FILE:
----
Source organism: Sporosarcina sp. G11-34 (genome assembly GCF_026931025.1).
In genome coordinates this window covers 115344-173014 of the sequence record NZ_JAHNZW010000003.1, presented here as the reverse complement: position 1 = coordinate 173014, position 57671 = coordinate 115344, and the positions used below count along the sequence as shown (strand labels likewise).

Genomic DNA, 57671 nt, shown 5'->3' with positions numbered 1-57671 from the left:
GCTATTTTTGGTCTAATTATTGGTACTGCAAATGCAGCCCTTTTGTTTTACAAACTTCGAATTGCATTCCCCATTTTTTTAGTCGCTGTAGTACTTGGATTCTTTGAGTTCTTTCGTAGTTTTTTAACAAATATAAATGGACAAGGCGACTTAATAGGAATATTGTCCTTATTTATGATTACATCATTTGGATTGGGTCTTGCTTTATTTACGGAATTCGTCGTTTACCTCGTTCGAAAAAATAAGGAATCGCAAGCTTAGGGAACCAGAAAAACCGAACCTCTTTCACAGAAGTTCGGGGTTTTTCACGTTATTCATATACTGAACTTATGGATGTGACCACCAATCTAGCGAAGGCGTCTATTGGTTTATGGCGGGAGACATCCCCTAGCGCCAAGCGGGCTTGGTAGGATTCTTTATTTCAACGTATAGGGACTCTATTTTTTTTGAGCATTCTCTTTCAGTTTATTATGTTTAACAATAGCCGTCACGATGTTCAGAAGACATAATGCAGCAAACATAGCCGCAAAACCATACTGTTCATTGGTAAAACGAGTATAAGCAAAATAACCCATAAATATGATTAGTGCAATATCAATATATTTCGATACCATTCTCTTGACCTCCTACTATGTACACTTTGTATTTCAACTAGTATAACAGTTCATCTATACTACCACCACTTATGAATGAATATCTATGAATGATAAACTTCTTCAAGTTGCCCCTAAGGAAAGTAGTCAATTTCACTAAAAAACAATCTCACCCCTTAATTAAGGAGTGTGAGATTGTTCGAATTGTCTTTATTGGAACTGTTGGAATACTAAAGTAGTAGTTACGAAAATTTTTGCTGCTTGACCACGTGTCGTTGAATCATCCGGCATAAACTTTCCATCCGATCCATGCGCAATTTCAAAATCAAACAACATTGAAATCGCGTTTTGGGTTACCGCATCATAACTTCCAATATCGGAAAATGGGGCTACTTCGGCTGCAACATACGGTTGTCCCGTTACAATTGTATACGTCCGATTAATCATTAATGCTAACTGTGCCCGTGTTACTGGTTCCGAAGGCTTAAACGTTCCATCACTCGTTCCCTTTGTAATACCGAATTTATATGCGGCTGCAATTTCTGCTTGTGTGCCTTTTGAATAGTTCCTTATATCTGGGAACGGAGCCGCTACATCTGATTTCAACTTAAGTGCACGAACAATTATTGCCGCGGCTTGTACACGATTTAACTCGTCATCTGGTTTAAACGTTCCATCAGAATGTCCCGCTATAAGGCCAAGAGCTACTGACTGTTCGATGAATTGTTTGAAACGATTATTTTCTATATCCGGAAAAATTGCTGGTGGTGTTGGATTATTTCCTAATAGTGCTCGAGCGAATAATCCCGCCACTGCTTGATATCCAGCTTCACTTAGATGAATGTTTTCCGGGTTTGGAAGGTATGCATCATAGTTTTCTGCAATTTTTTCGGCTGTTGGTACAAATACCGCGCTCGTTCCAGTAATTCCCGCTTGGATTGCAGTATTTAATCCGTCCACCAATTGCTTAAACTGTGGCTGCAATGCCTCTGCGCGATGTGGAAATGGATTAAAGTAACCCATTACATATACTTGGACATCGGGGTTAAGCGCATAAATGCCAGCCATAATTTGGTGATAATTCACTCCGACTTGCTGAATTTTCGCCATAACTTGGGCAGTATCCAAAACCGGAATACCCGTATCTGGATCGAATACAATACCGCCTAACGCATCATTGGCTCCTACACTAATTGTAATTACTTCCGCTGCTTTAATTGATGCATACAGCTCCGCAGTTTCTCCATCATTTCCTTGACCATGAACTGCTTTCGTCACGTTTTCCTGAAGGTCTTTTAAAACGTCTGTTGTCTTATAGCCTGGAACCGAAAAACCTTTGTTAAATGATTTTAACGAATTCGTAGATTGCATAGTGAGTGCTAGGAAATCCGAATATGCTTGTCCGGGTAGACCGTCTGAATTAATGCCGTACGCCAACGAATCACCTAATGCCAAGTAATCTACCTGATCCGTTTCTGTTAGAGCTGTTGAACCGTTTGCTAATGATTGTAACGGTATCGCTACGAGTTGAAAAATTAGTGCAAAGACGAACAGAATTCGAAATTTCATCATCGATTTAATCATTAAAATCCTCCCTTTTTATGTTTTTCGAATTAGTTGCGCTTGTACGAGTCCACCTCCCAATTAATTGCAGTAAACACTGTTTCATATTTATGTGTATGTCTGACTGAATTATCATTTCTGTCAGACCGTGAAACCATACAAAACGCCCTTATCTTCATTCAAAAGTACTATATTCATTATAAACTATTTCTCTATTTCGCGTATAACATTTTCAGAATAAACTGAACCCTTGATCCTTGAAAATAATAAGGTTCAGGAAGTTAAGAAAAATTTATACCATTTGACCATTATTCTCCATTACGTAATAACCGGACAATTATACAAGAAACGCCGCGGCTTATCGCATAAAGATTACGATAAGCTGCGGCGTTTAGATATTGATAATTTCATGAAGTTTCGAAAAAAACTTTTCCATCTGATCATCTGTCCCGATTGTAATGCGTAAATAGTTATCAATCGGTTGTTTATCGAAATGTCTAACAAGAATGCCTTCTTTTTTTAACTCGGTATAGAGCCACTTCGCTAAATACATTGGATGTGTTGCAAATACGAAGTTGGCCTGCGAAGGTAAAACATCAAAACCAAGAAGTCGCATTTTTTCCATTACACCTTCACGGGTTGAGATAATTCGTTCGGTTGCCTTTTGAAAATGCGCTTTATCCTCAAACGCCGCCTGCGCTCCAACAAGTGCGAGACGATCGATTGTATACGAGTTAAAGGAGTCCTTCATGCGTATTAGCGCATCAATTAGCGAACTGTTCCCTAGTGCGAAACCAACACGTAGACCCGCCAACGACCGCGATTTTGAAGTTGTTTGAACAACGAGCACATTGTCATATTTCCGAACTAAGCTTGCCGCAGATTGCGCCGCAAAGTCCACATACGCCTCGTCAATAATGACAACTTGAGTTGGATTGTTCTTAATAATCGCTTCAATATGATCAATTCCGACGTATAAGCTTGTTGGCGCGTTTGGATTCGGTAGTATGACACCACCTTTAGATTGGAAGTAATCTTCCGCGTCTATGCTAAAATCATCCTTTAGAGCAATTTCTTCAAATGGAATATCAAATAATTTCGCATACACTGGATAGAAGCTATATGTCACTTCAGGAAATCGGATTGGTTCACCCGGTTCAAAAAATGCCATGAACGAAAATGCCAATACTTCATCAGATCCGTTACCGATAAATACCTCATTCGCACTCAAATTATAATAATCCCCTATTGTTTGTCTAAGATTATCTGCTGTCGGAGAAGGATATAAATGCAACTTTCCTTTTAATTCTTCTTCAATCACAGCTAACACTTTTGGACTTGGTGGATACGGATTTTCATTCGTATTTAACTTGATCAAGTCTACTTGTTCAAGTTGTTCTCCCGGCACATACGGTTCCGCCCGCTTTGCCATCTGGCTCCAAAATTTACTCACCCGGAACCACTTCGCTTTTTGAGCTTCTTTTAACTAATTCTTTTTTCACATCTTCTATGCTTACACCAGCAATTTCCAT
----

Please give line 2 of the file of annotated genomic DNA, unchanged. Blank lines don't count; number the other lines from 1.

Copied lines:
In genome coordinates this window covers 115344-173014 of the sequence record NZ_JAHNZW010000003.1, presented here as the reverse complement: position 1 = coordinate 173014, position 57671 = coordinate 115344, and the positions used below count along the sequence as shown (strand labels likewise).